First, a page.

MADONNA: Eventually the more music I understood and played, the more songs I wrote. The more songs I wrote, the more I wanted to be the front person of the band, not just playing drums. I was an excellent drummer. I was really strong and I had all this dance training so I had all this energy. I used to dance eight hours a day and then I quit so then I used to practise drums for four hours a day. Drove everybody mad! They were always afraid that I was going to steal the attention from the band ‘cos there were two guys at the front and I was the only girl with three guys. So I thought, “I’m going to front my own band” and I did. I was front person playing guitar with a band called Emmy — that was my nickname in the other band. Then I fell out with my manager and I didn’t have a rehearsal studio and I didn’t have any musicians because my manager paid them. I lost everything. All I could do was get a demo tape together to get a record deal. I started working with this guy, Steve Bray, who I knew from Detroit. He’s a real musical wizard, plays all instruments, understands music theory. He helped me write songs and put all the songs on tape. He was good at getting keys for studios after midnight because he was a musician for a lot of people. We’d sneak in and make demo tapes. The first demo tape I made was the one with “Everybody” on. After I made the demo tape I started going to clubs because I thought “I don’t know anything about the music business.”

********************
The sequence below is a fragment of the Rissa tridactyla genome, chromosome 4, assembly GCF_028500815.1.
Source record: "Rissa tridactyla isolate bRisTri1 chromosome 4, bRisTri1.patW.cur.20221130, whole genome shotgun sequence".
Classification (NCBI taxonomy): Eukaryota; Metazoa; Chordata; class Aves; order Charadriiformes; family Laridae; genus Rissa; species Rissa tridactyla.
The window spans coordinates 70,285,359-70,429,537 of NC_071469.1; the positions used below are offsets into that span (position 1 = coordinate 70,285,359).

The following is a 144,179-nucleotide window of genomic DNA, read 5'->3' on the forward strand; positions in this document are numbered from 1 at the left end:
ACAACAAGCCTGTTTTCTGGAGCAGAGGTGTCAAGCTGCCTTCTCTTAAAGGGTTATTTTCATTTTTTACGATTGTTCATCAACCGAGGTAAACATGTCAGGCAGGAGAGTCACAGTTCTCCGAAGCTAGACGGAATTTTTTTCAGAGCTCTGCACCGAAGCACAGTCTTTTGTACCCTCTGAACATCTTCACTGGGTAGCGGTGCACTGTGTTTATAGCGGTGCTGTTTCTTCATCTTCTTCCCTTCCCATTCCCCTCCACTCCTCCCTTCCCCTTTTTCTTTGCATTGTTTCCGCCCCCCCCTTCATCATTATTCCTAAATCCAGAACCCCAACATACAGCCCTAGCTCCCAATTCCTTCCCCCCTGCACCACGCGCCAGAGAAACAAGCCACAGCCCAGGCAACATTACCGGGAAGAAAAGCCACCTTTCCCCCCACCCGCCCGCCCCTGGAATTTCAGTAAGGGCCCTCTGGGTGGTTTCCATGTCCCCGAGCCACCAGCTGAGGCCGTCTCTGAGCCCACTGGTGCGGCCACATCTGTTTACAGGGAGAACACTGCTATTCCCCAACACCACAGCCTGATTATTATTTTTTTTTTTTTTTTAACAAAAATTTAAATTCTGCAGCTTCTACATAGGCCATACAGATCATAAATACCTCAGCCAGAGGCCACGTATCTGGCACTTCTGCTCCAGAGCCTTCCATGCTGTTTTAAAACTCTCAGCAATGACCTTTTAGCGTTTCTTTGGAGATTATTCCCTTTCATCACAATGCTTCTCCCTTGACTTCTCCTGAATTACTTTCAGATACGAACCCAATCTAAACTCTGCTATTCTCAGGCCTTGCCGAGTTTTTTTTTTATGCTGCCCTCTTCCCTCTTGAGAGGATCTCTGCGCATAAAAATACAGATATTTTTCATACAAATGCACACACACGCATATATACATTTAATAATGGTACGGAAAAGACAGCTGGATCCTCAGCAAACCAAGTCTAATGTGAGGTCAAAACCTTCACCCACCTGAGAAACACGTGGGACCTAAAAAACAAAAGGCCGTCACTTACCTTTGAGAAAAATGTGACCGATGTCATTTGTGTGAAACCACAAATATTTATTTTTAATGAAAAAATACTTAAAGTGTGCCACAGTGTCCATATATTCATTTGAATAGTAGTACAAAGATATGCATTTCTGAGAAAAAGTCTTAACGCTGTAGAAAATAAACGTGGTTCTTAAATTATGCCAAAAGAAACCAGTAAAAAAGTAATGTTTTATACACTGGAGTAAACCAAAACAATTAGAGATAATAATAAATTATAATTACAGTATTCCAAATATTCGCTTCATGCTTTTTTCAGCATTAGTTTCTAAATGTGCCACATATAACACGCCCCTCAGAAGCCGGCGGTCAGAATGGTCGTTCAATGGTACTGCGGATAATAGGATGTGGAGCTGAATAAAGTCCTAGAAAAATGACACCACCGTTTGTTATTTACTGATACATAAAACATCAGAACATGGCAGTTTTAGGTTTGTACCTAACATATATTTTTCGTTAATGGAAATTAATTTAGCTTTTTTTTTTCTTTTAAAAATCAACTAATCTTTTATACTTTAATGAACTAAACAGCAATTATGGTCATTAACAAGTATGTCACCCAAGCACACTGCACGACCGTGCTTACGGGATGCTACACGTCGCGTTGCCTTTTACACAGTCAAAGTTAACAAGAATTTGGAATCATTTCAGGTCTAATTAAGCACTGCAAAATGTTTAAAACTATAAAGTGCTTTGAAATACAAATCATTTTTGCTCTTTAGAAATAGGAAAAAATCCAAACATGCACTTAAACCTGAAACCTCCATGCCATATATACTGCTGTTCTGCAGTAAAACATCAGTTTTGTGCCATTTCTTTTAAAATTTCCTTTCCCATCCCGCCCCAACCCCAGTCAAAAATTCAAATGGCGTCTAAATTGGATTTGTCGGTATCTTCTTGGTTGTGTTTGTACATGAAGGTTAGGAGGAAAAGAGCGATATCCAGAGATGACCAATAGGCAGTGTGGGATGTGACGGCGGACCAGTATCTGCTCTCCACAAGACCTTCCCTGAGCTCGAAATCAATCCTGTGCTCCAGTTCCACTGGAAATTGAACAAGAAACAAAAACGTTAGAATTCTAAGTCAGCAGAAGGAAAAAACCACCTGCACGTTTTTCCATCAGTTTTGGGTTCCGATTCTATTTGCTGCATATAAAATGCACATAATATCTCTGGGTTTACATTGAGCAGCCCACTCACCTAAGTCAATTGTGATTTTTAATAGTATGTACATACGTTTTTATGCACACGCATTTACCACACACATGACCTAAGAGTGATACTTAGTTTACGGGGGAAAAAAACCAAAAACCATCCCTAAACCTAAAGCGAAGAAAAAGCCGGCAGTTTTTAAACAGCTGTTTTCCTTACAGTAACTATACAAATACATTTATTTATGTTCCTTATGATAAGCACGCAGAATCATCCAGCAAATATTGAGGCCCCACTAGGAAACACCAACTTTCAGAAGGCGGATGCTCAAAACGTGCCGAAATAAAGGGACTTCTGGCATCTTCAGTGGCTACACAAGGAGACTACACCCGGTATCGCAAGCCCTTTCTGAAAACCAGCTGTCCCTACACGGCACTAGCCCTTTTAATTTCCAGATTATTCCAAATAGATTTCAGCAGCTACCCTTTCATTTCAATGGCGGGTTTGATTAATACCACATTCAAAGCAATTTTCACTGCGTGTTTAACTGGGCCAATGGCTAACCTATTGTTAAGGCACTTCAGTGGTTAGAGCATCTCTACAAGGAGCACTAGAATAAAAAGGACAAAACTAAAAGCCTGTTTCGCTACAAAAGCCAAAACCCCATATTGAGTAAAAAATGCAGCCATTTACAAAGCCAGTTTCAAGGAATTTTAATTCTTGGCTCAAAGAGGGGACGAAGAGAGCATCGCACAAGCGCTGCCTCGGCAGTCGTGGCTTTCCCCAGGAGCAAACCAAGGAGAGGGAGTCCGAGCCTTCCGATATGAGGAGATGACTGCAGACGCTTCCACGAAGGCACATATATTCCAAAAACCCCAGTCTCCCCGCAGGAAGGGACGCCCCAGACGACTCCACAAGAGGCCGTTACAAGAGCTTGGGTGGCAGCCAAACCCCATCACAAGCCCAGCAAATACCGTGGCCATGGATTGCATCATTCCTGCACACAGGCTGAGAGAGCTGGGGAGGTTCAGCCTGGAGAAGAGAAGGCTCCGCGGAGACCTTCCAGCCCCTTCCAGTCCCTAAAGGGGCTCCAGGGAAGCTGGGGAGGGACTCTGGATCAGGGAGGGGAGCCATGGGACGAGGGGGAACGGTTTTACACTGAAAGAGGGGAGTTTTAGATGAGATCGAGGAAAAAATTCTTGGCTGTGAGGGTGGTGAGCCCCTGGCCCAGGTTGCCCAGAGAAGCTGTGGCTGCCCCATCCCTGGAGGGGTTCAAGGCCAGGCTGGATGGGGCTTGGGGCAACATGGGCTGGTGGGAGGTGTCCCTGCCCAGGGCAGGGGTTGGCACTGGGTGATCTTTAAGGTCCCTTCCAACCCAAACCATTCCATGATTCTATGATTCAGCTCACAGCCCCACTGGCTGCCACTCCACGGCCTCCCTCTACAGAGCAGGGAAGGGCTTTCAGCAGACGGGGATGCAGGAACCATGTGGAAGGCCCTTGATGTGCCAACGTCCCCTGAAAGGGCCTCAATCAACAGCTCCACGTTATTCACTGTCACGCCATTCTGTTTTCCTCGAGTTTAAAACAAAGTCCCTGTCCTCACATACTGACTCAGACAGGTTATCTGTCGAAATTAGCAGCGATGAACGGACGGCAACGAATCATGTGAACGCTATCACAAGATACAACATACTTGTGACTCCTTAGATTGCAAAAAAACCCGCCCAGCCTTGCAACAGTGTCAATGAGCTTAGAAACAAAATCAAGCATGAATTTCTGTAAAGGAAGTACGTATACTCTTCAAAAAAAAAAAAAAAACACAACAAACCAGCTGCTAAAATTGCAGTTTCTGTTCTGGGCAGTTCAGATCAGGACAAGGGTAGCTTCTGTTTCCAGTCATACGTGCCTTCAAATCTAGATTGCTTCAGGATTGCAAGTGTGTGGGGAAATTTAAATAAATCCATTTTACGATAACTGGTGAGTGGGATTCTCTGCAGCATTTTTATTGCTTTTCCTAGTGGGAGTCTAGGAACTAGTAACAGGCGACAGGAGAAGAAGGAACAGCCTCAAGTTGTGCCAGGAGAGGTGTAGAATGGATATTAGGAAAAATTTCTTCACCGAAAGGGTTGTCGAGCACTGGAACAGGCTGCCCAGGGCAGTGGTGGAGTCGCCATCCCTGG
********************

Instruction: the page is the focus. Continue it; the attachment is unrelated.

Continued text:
NEIL: How were you earning a living?
MADONNA: I wasn’t really. I was living on the street, in a manner of speaking (laughs). Those were the days when those things didn’t bother me, wearing the same clothes for three weeks. Steve had a studio where he rehearsed with bands and I lived in the studio. That’s where I slept at night. So I started going to clubs, because I knew that people hung out in the DJ booths of clubs. Mainly the Danceteria. This guy, Mark Kamins was DJing and he started flirting with me, telling me how we had all this music in common and I was talking about this music in a more interesting way. He asked to hear a tape of my music and the next day he played it over the speakers before the club opened and he said “God, this is good — I’m going to get you a record deal.” He took me round to record companies and Sire offered me the best deal right away. So I made a 12″ single for them, “Everybody”, and all the other stuff happened after that.